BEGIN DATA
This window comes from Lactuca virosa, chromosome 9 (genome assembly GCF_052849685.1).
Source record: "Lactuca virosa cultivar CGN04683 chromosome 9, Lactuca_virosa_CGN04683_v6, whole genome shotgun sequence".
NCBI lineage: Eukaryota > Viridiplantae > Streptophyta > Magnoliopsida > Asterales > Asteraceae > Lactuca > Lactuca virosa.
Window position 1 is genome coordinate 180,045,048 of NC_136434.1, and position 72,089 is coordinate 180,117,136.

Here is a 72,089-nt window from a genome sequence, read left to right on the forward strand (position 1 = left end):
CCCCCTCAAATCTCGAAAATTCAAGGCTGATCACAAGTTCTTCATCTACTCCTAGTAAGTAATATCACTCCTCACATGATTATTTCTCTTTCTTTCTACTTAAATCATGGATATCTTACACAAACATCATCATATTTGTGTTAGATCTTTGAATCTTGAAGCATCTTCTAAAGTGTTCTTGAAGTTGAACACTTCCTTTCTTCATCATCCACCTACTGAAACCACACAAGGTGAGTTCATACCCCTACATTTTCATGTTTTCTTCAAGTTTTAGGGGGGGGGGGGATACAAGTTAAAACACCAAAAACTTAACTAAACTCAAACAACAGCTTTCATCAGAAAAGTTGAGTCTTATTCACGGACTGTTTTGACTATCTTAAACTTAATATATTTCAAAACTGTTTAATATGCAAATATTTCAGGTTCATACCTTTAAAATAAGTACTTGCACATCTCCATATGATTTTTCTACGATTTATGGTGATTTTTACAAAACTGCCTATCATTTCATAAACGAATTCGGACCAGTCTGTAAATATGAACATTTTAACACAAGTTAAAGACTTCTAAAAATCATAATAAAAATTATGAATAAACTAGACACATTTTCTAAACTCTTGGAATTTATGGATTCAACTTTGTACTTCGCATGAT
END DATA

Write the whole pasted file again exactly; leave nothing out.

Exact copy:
This window comes from Lactuca virosa, chromosome 9 (genome assembly GCF_052849685.1).
Source record: "Lactuca virosa cultivar CGN04683 chromosome 9, Lactuca_virosa_CGN04683_v6, whole genome shotgun sequence".
NCBI lineage: Eukaryota > Viridiplantae > Streptophyta > Magnoliopsida > Asterales > Asteraceae > Lactuca > Lactuca virosa.
Window position 1 is genome coordinate 180,045,048 of NC_136434.1, and position 72,089 is coordinate 180,117,136.

Here is a 72,089-nt window from a genome sequence, read left to right on the forward strand (position 1 = left end):
CCCCCTCAAATCTCGAAAATTCAAGGCTGATCACAAGTTCTTCATCTACTCCTAGTAAGTAATATCACTCCTCACATGATTATTTCTCTTTCTTTCTACTTAAATCATGGATATCTTACACAAACATCATCATATTTGTGTTAGATCTTTGAATCTTGAAGCATCTTCTAAAGTGTTCTTGAAGTTGAACACTTCCTTTCTTCATCATCCACCTACTGAAACCACACAAGGTGAGTTCATACCCCTACATTTTCATGTTTTCTTCAAGTTTTAGGGGGGGGGGGGATACAAGTTAAAACACCAAAAACTTAACTAAACTCAAACAACAGCTTTCATCAGAAAAGTTGAGTCTTATTCACGGACTGTTTTGACTATCTTAAACTTAATATATTTCAAAACTGTTTAATATGCAAATATTTCAGGTTCATACCTTTAAAATAAGTACTTGCACATCTCCATATGATTTTTCTACGATTTATGGTGATTTTTACAAAACTGCCTATCATTTCATAAACGAATTCGGACCAGTCTGTAAATATGAACATTTTAACACAAGTTAAAGACTTCTAAAAATCATAATAAAAATTATGAATAAACTAGACACATTTTCTAAACTCTTGGAATTTATGGATTCAACTTTGTACTTCGCATGAT